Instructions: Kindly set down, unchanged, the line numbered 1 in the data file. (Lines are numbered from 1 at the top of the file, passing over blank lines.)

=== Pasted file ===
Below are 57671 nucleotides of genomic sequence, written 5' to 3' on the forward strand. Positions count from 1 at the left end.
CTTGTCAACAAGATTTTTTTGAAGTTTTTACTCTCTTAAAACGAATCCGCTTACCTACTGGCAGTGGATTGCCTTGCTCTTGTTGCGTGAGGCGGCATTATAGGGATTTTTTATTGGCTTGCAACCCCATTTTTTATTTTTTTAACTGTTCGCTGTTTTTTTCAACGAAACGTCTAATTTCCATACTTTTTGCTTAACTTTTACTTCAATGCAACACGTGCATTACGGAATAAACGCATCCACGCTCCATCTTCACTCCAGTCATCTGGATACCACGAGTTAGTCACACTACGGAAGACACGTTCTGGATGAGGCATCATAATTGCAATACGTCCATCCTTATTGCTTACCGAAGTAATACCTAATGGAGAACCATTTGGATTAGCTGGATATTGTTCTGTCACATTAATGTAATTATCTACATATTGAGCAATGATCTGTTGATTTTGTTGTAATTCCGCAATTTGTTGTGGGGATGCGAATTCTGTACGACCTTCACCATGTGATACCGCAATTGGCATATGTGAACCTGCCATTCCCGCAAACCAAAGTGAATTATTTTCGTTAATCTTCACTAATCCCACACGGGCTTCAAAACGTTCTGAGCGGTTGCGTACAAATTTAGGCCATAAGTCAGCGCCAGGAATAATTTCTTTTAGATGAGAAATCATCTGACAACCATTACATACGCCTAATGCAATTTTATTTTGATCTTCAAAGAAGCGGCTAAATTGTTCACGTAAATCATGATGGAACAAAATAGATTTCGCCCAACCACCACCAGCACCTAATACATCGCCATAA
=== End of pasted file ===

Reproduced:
Below are 57671 nucleotides of genomic sequence, written 5' to 3' on the forward strand. Positions count from 1 at the left end.